An affection to sin, which cost the Redeemer of the world so dear, would be inconsistent with a sound knowledge and serious study of a crucified Saviour. We should see no charms in sin, which may not be overcome by that ravishing love which appears in every drop of the Redeemer's blood.
Can we, with lively thoughts of this, sin against so much tenderness, compassion, grace, and the other perfections of God, which sound so loud in our ears from the cross of Jesus?
Shall we consider him hanging there to deliver us from hell, and yet retain any spirit to walk in the way which leads thereto?
Shall we consider him upon the cross, unlocking the gates of heaven, and yet turn our backs upon that place he was so desirous to purchase for us, and give us the possession of?
Shall we see him groaning in our place and stead, and dare to tell him by our unworthy carriage, that we regard him not, and that he might have spared his pains?
Could we then affect that sin which appears so horrible in the doctrine of the cross?
Can we take any pleasure in that which procured so much pain to our best friend?
Can we love that which hath brought a curse, better than him who bore the curse for us?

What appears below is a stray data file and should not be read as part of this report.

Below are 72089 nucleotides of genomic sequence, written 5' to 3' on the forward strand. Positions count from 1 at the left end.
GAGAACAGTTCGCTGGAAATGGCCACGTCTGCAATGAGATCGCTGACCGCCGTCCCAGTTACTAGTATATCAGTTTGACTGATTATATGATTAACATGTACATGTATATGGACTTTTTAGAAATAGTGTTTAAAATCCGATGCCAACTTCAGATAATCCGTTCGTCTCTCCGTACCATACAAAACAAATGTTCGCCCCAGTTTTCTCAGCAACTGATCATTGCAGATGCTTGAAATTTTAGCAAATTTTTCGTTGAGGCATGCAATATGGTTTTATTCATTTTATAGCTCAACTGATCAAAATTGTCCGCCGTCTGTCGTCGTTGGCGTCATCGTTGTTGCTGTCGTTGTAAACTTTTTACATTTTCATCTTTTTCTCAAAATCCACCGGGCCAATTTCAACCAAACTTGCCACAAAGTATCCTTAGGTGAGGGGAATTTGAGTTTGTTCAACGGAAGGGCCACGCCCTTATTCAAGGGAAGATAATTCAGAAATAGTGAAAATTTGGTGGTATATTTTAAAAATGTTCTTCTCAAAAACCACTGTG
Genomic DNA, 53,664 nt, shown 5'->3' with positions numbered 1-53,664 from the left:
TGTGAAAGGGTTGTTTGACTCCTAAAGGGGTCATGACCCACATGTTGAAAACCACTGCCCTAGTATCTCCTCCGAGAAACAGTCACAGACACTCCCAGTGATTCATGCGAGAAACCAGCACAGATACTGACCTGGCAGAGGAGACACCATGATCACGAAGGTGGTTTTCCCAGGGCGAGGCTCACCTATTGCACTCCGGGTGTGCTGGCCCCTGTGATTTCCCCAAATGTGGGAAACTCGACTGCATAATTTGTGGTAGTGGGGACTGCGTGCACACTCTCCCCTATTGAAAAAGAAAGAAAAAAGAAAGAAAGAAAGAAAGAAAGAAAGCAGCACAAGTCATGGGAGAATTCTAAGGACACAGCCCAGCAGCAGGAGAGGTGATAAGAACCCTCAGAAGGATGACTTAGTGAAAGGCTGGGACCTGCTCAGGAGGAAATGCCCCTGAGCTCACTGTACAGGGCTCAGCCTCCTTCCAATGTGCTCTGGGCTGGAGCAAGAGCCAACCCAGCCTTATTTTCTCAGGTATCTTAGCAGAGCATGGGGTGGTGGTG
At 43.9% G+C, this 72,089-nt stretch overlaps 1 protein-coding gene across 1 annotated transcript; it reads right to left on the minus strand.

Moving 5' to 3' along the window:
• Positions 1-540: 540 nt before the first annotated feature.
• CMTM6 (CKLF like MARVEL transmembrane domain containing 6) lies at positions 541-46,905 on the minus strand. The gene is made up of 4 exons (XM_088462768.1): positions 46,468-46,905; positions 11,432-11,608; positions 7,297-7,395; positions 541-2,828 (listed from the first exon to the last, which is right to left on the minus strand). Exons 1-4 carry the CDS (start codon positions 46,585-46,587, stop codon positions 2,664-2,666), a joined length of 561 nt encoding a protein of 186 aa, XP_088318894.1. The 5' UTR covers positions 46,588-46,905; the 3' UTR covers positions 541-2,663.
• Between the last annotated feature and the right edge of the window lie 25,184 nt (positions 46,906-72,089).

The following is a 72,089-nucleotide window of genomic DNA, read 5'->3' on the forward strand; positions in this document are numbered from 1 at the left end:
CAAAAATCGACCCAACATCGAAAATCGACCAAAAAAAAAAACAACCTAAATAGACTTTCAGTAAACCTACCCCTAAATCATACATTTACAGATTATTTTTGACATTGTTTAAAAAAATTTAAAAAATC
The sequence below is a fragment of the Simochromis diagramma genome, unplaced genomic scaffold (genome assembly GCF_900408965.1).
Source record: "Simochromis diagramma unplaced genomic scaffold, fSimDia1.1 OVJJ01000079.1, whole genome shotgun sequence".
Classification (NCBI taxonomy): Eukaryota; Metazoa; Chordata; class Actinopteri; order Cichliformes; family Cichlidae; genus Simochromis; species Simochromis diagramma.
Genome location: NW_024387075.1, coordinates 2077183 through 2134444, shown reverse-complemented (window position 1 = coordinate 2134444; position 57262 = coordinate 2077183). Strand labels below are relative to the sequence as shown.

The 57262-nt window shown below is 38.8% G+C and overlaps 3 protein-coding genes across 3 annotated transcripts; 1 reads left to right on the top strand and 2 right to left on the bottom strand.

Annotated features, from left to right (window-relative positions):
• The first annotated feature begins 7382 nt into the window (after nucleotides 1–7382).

For want of this study of Christ crucified we walk on in sin, as if he suffered to purchase a license for it, rather than the destruction of it. The due consideration of this death would incline our wills to new desires and resolutions. It would stifle that luxury, ambition, worldliness, which harass our souls. We should not dare to rush into any iniquity through the wounds of Christ. We should not, under a sense of his dying groans, cherish that for which he suffered. We should not do the works of darkness under the effusions of his blood, if we did in a serious posture set ourselves at the feet of his cross.
It must be a miserable soul, worse than brutish, that can walk on in ways of enmity, with a sense of a crucified Christ in his mind.
Stephen Charnock 1628-1680
Full article can be read here